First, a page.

This article will compare the Yamaha P71 vs P125 Digital Pianos, examining what they offer, how they differ, and ultimately, which is best for you.
THE YAMAHA P71 & THE YAMAHA P45
First off, just to note that the Yamaha P71 is the exact same as the Yamaha P45. Well, the only difference is that the P71 is “Amazon exclusive”. So if you have been wondering about the P45, just know that it’s the same piano – just a different model number and the P71 is a few dollars cheaper on Amazon.
Music matters. It sets the mood, creates memories, and often it’s a way to relax and feel better. And what better way to make music a constant in your life than with a piano? If you’re looking for a new digital piano, though, you may not know which one is best for you. That’s why we’re here to help! With our detailed comparison of the Yamaha P71 and P125 digital pianos, you’ll have all the information you need to make an informed purchase decision. In the following Yamaha P71 vs P125 digital pianos comparison, we’ll go over what makes them unique, the differences between the two models, and how you can make a choice for yourself!
YAMAHA P71 vs P125 – 10 Determining Factors
Both Yamaha P71 and P125 models have been proven to be two of the most popular “first choice” digital pianos for entry-level buyers, and for many, the decision is often an easy one. However, there are several differentiating factors that are worthy of consideration before committing to a purchase. Hopefully, these factors will help you to make an informed decision on which model is best for you.
64 note polyphony
192 note polyphony
Polyphony refers to the common song-production feature most digital pianos come with. This is an important consideration for prospective buyers because the more notes that can be played simultaneously, the more expressive their sound will be. The P125 offers 192 notes of polyphony, while the P71 has a measly 64. This difference is very noticeable, which helps translate to overall superior playability for the instrument. A higher number of notes can also help to make the instrument more responsive and produce a sharper tone with a deeper sense of “resonance,” which will allow you to produce more expressive and focused music.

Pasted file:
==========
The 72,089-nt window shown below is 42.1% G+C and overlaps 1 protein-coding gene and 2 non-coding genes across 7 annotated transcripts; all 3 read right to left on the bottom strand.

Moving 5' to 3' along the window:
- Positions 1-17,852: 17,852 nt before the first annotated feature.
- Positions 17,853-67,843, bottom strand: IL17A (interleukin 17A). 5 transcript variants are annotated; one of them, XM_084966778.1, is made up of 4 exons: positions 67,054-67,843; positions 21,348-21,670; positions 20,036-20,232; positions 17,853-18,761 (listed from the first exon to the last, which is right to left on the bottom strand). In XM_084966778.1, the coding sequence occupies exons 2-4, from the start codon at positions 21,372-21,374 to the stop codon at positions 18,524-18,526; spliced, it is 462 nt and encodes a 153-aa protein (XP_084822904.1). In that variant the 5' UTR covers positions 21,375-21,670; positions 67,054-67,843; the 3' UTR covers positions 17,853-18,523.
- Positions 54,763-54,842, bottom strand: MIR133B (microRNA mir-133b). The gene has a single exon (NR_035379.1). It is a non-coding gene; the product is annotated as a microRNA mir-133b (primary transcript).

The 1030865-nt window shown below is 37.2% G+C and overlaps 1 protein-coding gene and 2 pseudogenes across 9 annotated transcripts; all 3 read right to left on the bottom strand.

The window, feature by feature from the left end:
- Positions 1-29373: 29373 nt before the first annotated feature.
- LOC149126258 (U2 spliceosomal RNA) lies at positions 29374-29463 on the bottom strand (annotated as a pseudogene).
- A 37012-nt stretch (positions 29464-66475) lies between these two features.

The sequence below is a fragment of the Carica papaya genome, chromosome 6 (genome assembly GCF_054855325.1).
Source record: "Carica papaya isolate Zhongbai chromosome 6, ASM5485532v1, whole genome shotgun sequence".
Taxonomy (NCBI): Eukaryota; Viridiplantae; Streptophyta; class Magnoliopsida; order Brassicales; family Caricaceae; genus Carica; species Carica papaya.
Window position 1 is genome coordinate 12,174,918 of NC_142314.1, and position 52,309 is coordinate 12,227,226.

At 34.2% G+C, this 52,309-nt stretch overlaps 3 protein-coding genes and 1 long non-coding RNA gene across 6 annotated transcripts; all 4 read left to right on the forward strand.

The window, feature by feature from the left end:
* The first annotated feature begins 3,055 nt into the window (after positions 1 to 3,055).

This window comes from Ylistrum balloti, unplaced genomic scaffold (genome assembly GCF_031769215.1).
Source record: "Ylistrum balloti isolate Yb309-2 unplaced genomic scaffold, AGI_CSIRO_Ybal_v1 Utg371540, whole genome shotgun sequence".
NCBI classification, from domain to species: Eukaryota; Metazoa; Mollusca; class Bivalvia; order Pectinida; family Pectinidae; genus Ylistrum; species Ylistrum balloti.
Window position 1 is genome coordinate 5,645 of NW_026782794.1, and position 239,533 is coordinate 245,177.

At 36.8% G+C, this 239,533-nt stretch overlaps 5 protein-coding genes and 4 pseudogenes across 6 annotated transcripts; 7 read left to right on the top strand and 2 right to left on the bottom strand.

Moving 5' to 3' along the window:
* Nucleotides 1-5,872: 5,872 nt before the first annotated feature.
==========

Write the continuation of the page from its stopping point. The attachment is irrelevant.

The Yamaha P125 comes with all the connections you’d want in a piano – a power plug, a sustain switch jack, and a jack for a percussion/keyboard controller. Even better, it also features a full-fledged three-pedal unit that means the P125 can perform like a real piano. Further boasting AUX OUT ports for connecting your music system, two headphone jacks, as well a USB port, the P125 makes a very capable digital piano that’s prepared for all modern music-making needs.
Surprisingly the P71 model too offers a USB port, headphone jack, sustain jack, along with the usual power plug. While it does not come with MIDI, you certainly can use the provide USB port to connect to other devices and output MIDI data. Also, it’s worth noting that there is no pedal unit to supplement the keyboard on the P71, which can be a drawback depending on your playing needs.
The Yamaha P71 – of all the digital pianos I have reviewed and researched – does not have any recording function. This is an oddity, considering the range of digital pianos I have come across and researched in my time have each offered some methods for recording your own playing. That said, the P71 does not, and that can be a disappointment. It most certainly is enough to dissuade people from buying the Yamaha P71.
The Yamaha P125 being a superior model offers not one but two-track recording capabilities. On the front of the unit, a small red button enables the recording function. And with the ability to connect to a computer, you will be able to record your playing, edit it, and even upload it straight to YouTube or SoundCloud. This is a nice addition and can help someone who is simply interested in making sure their playing is a great as possible.
The best part? You can use applications like Garageband to record unlimited tracks as many times as you’d like.
4. CHOICE OF MODES